It is a rare opportunity to meet a Swiss Federal Councillor able to speak not only from the point of view of a head of a government department but also as a manager and entrepreneur with extensive past experience – 26 years, in fact – of working closely with companies from Asia.
At the 32nd AGM of the Swiss-Japanese Chamber of Commerce (SJCC), members and guests were fortunate to hear Swiss Federal Councillor Johann Schneider-Ammann share his valuable insights, gained in the course of an impressive career. He spoke about Swiss-Japanese bilateral relations in his role as Head of the Federal Department of Economic Affairs, Education and Research. In addition, he recalled his own personal experiences operating a joint venture with a traditional private Japanese industrial company. Not surprisingly, this inspiring combination of perspectives on Japan has also been taken up by the Swiss media.
Bilateral Trade Topped 11 billion Swiss Francs in 2016
The Federal Councillor started by presenting positive trade figures: In 2016, Swiss exports to Japan amount to CHF 7.5 billion (+14.3%) with imports from Japan of CHF 3.5 billion (+0.8%). In his own words: “Bilateral trade, including trade in precious metals and stones, topped 11 billion Swiss francs for the first time in years, up almost 10% from 2015.”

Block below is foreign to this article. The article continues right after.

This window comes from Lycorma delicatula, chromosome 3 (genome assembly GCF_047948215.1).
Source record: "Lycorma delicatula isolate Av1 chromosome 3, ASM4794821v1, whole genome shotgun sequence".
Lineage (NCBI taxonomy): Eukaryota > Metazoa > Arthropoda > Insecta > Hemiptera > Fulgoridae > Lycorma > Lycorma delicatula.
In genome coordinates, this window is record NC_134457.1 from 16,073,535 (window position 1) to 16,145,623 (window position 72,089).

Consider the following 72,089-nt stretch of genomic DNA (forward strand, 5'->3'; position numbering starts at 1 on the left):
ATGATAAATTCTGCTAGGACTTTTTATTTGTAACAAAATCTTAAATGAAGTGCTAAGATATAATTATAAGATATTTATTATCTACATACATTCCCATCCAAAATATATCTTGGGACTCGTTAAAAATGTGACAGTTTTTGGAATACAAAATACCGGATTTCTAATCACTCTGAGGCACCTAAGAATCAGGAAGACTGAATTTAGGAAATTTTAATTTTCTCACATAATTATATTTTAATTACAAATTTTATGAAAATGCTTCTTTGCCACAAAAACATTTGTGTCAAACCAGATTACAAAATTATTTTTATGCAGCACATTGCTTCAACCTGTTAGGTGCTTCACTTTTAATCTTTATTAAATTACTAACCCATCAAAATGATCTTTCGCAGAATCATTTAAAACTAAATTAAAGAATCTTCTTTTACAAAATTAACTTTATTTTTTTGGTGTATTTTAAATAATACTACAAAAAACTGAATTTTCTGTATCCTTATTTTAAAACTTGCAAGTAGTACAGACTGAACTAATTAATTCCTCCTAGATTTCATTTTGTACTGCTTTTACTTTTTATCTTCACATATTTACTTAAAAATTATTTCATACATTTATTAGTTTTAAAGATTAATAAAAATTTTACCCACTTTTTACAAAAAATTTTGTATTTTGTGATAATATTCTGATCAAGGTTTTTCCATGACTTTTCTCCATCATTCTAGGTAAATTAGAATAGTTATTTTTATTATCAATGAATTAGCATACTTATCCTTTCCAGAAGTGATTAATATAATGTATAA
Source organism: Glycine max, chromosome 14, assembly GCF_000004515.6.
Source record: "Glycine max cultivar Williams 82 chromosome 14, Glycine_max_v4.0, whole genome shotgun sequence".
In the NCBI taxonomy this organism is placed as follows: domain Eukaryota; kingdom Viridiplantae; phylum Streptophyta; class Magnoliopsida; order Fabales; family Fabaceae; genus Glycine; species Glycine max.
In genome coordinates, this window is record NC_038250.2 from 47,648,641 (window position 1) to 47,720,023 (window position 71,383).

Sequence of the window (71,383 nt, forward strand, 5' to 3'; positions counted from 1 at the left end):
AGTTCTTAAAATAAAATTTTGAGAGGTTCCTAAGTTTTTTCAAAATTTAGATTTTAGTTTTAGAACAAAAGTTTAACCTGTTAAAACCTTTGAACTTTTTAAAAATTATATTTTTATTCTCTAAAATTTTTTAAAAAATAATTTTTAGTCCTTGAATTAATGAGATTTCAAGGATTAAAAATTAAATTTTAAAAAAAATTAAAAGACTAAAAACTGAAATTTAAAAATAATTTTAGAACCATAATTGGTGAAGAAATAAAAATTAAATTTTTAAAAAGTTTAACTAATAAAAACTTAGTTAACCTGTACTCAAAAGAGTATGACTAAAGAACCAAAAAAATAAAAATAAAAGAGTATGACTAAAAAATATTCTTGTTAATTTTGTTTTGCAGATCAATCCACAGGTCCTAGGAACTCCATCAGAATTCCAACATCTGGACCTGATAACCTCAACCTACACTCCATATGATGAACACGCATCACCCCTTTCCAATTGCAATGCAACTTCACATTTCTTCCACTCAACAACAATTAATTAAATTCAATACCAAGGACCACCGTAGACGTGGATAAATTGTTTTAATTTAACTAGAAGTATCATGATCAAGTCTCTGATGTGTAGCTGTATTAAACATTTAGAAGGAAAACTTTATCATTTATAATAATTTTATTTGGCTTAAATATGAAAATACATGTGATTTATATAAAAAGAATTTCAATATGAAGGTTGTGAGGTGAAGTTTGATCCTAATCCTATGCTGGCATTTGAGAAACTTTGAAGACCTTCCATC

Important Partner for Research
Schneider-Ammann underlined the importance of Japan as “the main Asian partner for Swiss researchers and research institutions.” One example, he said, was a recent visit to Japan by the State Secretary for Education, Research and Innovation, Mauro Dell’Ambrogio, who signed a declaration of intent with his Japanese counterpart to strengthen cooperation in the field of science and technology.
Why a Long-Distance Relationship?
At the end of his speech, Federal Councillor Schneider-Ammann explained why he was calling the relationship with Japan – “probably Switzerland’s most like-minded state in Asia” – a long distance relationship:
“We have a long distance relationship because our relationship is so good. That may sound like a paradox, but I believe it is not. A long-distance relationship only works if the partners know each other well, know they can rely on each other, and also know that they can pick up the conversation quickly if need arrives.”
New Challenge: Renewing the FTEPA of 2009
He concluded that meeting each other face to face was crucial to maintain this well-established relationship. One such opportunity is the bilateral Free Trade and Economic Partnership Agreement of 2009: “After almost eight years of operation, we should look into areas we can still improve it, or bring it up to the standards of the FTAs we conclude these days.”